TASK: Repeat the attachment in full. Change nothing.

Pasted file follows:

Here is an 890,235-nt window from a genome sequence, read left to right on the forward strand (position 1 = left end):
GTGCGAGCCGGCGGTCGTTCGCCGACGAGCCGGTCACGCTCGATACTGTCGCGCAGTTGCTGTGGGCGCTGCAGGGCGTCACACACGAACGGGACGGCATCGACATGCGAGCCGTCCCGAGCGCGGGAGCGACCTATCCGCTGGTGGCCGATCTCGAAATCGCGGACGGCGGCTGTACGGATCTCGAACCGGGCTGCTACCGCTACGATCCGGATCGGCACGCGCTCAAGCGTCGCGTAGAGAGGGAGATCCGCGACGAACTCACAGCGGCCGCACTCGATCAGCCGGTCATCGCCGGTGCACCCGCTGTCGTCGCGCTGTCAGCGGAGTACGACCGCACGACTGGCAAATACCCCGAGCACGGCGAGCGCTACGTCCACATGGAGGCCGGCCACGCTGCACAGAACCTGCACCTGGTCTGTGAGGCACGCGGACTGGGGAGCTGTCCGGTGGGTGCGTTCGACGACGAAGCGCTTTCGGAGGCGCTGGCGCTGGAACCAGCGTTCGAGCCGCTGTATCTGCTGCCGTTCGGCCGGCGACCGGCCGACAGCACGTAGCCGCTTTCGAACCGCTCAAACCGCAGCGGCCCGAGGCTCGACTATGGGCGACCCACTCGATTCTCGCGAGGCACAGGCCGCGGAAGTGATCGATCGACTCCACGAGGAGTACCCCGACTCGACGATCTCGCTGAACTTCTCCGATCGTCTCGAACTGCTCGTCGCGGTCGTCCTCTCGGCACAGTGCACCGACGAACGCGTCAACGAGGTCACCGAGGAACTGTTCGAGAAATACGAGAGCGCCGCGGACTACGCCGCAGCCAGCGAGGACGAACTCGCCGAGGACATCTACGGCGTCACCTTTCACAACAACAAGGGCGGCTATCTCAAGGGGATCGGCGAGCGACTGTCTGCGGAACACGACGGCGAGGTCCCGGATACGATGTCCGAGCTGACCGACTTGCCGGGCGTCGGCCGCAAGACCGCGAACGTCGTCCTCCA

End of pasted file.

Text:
Here is an 890,235-nt window from a genome sequence, read left to right on the forward strand (position 1 = left end):
GTGCGAGCCGGCGGTCGTTCGCCGACGAGCCGGTCACGCTCGATACTGTCGCGCAGTTGCTGTGGGCGCTGCAGGGCGTCACACACGAACGGGACGGCATCGACATGCGAGCCGTCCCGAGCGCGGGAGCGACCTATCCGCTGGTGGCCGATCTCGAAATCGCGGACGGCGGCTGTACGGATCTCGAACCGGGCTGCTACCGCTACGATCCGGATCGGCACGCGCTCAAGCGTCGCGTAGAGAGGGAGATCCGCGACGAACTCACAGCGGCCGCACTCGATCAGCCGGTCATCGCCGGTGCACCCGCTGTCGTCGCGCTGTCAGCGGAGTACGACCGCACGACTGGCAAATACCCCGAGCACGGCGAGCGCTACGTCCACATGGAGGCCGGCCACGCTGCACAGAACCTGCACCTGGTCTGTGAGGCACGCGGACTGGGGAGCTGTCCGGTGGGTGCGTTCGACGACGAAGCGCTTTCGGAGGCGCTGGCGCTGGAACCAGCGTTCGAGCCGCTGTATCTGCTGCCGTTCGGCCGGCGACCGGCCGACAGCACGTAGCCGCTTTCGAACCGCTCAAACCGCAGCGGCCCGAGGCTCGACTATGGGCGACCCACTCGATTCTCGCGAGGCACAGGCCGCGGAAGTGATCGATCGACTCCACGAGGAGTACCCCGACTCGACGATCTCGCTGAACTTCTCCGATCGTCTCGAACTGCTCGTCGCGGTCGTCCTCTCGGCACAGTGCACCGACGAACGCGTCAACGAGGTCACCGAGGAACTGTTCGAGAAATACGAGAGCGCCGCGGACTACGCCGCAGCCAGCGAGGACGAACTCGCCGAGGACATCTACGGCGTCACCTTTCACAACAACAAGGGCGGCTATCTCAAGGGGATCGGCGAGCGACTGTCTGCGGAACACGACGGCGAGGTCCCGGATACGATGTCCGAGCTGACCGACTTGCCGGGCGTCGGCCGCAAGACCGCGAACGTCGTCCTCCA